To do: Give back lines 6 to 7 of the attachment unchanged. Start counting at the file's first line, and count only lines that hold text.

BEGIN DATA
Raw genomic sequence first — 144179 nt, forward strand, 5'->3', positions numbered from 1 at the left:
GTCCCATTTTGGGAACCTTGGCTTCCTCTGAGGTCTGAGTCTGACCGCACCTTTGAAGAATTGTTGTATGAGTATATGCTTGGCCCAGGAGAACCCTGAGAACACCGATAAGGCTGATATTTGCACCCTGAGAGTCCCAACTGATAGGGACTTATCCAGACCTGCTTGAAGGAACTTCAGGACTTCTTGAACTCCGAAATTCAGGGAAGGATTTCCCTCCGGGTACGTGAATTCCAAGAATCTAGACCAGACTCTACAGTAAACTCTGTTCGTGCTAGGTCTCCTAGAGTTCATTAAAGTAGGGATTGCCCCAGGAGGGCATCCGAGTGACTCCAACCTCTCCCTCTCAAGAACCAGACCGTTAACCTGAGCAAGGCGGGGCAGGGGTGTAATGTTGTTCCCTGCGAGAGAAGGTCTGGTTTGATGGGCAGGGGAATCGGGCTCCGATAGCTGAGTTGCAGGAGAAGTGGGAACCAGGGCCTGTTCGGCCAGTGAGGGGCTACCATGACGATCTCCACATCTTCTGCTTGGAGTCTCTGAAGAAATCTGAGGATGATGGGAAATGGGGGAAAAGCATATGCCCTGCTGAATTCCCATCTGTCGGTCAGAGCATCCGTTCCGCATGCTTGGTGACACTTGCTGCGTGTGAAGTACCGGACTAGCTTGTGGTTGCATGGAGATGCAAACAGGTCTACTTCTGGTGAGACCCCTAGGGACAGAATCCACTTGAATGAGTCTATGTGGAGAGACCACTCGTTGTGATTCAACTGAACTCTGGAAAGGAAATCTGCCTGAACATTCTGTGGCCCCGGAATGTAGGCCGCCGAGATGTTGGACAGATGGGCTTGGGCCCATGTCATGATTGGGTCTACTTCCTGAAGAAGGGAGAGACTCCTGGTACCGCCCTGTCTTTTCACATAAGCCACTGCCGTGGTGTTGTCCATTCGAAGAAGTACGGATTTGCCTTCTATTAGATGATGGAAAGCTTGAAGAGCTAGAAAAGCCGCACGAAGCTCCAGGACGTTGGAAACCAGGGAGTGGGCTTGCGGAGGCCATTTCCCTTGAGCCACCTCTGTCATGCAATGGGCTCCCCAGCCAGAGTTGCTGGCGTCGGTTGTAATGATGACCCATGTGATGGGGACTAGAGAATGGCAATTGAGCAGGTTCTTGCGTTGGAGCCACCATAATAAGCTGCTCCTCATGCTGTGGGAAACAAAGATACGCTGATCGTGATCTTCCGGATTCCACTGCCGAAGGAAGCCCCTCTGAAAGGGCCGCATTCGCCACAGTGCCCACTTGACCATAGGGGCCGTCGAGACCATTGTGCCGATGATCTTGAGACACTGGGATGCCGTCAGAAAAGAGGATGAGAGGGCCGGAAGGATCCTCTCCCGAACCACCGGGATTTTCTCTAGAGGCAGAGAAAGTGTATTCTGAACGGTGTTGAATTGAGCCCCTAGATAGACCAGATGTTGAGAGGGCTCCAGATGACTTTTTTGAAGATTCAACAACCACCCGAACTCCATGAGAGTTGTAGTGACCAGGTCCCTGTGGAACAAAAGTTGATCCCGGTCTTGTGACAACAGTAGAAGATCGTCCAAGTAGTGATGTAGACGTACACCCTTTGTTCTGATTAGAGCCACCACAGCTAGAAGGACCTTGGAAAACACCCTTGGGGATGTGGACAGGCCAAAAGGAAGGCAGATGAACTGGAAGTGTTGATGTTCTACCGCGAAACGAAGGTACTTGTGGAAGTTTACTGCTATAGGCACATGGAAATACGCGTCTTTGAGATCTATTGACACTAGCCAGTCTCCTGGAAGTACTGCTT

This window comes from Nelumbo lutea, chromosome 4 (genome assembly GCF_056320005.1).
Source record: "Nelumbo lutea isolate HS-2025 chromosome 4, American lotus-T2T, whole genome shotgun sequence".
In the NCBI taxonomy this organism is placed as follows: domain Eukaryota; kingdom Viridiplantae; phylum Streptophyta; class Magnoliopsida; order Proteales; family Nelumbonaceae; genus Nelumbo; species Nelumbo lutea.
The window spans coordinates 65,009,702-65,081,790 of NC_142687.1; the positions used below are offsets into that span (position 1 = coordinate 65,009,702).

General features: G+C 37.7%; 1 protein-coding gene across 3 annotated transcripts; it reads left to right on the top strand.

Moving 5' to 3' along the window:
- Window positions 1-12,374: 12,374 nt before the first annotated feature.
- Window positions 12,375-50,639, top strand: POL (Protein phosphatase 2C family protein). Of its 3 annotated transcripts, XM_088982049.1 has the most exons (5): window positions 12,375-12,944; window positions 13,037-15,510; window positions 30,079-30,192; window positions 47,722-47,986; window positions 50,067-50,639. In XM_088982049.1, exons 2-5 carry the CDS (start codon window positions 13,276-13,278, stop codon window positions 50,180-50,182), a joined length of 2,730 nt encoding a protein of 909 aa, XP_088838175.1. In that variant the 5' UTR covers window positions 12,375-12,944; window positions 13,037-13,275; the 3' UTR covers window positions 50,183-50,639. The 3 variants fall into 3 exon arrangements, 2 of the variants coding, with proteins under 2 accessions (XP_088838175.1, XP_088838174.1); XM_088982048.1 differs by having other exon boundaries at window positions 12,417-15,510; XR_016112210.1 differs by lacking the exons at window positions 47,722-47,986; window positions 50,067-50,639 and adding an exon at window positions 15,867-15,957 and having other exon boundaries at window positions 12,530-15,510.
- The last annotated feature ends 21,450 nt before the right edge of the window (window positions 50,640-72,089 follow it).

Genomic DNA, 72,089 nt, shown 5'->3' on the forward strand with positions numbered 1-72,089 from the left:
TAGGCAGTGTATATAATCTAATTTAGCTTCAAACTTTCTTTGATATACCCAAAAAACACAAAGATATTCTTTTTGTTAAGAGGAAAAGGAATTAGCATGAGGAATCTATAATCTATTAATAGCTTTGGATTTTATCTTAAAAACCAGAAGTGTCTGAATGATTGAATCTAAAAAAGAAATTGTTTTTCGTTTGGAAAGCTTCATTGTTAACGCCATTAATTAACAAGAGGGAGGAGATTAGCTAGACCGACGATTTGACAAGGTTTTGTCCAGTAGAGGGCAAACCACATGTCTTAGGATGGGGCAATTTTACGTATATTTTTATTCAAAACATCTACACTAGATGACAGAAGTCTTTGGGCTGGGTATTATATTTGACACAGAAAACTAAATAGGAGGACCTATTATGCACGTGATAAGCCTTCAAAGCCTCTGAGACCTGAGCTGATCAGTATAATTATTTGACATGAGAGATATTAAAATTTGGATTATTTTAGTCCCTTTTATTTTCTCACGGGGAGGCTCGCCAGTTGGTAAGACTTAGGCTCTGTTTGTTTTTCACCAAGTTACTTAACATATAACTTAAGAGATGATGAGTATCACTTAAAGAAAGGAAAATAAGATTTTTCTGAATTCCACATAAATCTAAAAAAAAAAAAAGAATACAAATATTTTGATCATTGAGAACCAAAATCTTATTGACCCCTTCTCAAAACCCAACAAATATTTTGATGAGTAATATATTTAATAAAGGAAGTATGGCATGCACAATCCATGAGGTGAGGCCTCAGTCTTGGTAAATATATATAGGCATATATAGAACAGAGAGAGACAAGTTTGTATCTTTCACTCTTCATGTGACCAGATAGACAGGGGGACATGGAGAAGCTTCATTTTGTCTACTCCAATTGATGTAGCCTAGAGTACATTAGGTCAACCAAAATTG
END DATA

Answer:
The window spans coordinates 65,009,702-65,081,790 of NC_142687.1; the positions used below are offsets into that span (position 1 = coordinate 65,009,702).

General features: G+C 37.7%; 1 protein-coding gene across 3 annotated transcripts; it reads left to right on the top strand.